The basic elements of Excel use the following functions: SUM, COUNT, AVERAGE, TIME & DATE. With this tutorial, you will be able to perform calculations and keep time records.

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Important: The calculated results of formulas (e.g. how to subtract numbers) and some Excel worksheet functions may differ slightly between a Windows PC using x86 or x86-64 architecture and a Windows RT PC using ARM architecture. Learn more about the differences.

Applies to: Excel for Microsoft 365, Excel 2019, Excel 2016, Excel 2013, Excel 2010, Excel 2007.

Let’s propose you want to confirm how many inventory items are unprofitable (subtract profitable items from total inventory). Alternatively, perhaps you must know how many employees are reaching retirement age (subtract the number of employees under 55 from total employees).

What do you want to do?

There are multiple ways to subtract numbers, including:

Firstly, to do basic subtraction, use the – (minus sign) arithmetic operator.

For example, if you input the formula =10-5 into a cell, the cell will present 5 as the result.

Subtract numbers in a range

Adding a negative number is equivalent to subtracting one number from another. Use the SUM function to add negative numbers in a range.

Note: No SUBTRACT function exists in Excel. Use the SUM function and convert any desired numbers you want to subtract to their negative values. For example, SUM(100,-32,15,-6) returns 77.

Example

Follow these steps to subtract numbers in various ways:

Firstly, choose all of the rows in the table below. Then, press CTRL-C on your keyboard.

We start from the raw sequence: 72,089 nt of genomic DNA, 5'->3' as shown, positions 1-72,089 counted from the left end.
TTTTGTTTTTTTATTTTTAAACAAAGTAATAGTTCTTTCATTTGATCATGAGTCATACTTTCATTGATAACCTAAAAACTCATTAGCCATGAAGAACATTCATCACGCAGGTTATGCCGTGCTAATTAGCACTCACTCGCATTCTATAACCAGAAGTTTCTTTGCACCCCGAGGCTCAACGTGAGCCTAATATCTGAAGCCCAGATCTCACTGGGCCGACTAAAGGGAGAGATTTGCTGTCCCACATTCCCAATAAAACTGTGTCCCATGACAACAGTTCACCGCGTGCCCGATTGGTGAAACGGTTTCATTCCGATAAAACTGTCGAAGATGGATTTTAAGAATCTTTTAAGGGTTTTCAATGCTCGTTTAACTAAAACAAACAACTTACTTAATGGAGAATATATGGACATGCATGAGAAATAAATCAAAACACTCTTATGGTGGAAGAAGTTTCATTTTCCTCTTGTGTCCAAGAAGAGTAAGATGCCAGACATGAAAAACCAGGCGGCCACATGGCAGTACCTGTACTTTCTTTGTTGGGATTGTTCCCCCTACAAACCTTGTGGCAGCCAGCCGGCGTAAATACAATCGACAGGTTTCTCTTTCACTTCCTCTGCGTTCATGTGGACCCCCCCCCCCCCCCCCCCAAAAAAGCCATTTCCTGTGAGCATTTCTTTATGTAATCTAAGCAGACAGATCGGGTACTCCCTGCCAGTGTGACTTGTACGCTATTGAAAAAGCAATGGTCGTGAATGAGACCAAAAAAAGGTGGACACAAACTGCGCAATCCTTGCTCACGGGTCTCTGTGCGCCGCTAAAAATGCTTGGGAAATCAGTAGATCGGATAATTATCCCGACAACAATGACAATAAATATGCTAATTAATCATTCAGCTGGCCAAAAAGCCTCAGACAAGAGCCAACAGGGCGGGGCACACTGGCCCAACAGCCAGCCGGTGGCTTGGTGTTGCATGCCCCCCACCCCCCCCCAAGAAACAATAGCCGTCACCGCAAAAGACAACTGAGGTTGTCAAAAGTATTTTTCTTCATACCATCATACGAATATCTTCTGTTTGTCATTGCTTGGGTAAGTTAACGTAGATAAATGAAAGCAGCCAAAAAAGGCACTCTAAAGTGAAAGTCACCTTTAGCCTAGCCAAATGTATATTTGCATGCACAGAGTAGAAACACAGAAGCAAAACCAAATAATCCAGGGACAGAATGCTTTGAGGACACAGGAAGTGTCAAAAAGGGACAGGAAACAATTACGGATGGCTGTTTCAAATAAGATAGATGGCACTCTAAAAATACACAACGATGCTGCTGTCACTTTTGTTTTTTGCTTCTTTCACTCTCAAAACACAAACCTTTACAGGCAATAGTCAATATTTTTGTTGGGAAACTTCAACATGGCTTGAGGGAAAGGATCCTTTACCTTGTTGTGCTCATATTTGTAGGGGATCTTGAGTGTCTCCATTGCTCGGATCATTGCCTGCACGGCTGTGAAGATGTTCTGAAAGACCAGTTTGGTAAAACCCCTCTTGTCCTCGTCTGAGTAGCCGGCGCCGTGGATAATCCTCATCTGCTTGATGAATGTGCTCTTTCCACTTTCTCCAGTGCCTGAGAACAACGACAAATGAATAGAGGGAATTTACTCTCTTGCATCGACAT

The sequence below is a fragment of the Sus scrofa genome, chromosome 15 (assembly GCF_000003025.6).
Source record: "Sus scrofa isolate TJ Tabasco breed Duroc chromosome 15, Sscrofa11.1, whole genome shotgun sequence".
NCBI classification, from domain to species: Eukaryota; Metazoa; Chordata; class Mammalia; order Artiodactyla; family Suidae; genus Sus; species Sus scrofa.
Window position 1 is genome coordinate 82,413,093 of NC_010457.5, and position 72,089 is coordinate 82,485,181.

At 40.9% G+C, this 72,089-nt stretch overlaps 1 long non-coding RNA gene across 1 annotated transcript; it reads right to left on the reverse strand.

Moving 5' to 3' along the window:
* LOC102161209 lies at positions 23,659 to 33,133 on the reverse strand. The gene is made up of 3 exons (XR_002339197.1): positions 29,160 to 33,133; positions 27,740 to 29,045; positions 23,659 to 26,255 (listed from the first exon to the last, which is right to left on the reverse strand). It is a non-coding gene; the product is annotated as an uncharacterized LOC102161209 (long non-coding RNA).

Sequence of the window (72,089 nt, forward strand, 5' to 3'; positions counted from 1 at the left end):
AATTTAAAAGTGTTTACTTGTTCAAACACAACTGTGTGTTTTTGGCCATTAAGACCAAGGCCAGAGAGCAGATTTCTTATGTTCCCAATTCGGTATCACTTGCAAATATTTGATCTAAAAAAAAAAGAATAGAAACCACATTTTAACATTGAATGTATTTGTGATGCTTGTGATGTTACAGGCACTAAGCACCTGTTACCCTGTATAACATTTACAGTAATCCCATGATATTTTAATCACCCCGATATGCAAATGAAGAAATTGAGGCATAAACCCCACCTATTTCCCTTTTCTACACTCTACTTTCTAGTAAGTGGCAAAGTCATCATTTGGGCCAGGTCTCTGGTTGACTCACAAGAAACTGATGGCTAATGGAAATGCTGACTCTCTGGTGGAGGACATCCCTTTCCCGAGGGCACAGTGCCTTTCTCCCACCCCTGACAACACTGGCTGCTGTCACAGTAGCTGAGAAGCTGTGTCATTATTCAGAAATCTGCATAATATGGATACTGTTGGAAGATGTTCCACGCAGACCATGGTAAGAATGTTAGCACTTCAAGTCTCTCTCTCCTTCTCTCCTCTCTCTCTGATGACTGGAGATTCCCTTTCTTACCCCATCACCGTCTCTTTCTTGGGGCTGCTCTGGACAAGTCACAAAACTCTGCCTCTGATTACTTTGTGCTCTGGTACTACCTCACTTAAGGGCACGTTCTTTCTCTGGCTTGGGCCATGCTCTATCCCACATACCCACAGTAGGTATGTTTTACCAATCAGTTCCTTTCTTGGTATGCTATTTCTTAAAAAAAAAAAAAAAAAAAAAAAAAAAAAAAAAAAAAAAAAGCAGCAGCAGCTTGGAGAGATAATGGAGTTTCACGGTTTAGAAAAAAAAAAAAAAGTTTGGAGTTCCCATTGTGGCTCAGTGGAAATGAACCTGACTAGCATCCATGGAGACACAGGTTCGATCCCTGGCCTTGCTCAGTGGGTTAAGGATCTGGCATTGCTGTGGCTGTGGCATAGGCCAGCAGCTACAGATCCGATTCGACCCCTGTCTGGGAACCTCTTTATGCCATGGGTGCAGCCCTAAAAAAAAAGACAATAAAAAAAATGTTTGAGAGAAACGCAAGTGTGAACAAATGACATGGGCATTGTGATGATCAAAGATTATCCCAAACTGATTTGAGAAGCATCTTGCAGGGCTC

Data

15000

9000

-8000

Formula

=A2-A3

Subtracts 9,000 from 15,000 (which equals 6,000).

-SUM(A2:A4)

Adds every number in the list, even negative numbers (net result is 16,000).

Secondly, in the worksheet, pick cell A1. Then, press CTRL+V.

Finally, to change between viewing the results and viewing the formulas, press CTRL+` (grave accent) on your keyboard. Alternatively, press the Show Formulas button (on the Formulas tab).

Using the SUM function

The SUM function totals all the numbers that you set as arguments. Most importantly, each argument can be a range, a cell reference, an array, a constant, a formula, or the result from a different function. For instance, SUM(A1:A5) adds all the numbers in the range of cells A1 to A5. Another example is SUM(A1, A3, A5) which adds the numbers that are occupied in cells A1, A3, and A5 (A1, A3, and A5 are arguments).

Often percentages can be frustrating because it’s sometimes challenging to remember what we learned about them in school. Using Excel helps you to learn how to calculate percentages of numbers for you – simple formulas can assist you in finding the percentage of a total, for example, or the percentage difference between two numbers.

Applies to: Excel for Microsoft 365, Excel for Microsoft 365 for Mac, Excel for the web, Excel 2019, Excel 2016, Excel 2019 for Mac, Excel 2013, Excel 2010, Excel 2007, Excel 2016 for Mac, Excel for Mac 2011.

Windows

Important: The calculated results of formulas and some Excel worksheet functions may differ slightly between a Windows PC using x86 or x86-64 architecture and a Windows RT PC using ARM architecture. Learn more about the differences.

Find the percentage of a total

Imagine that your company sold $125,000 this quarter, and you must discover what percentage $20,000 is of the total.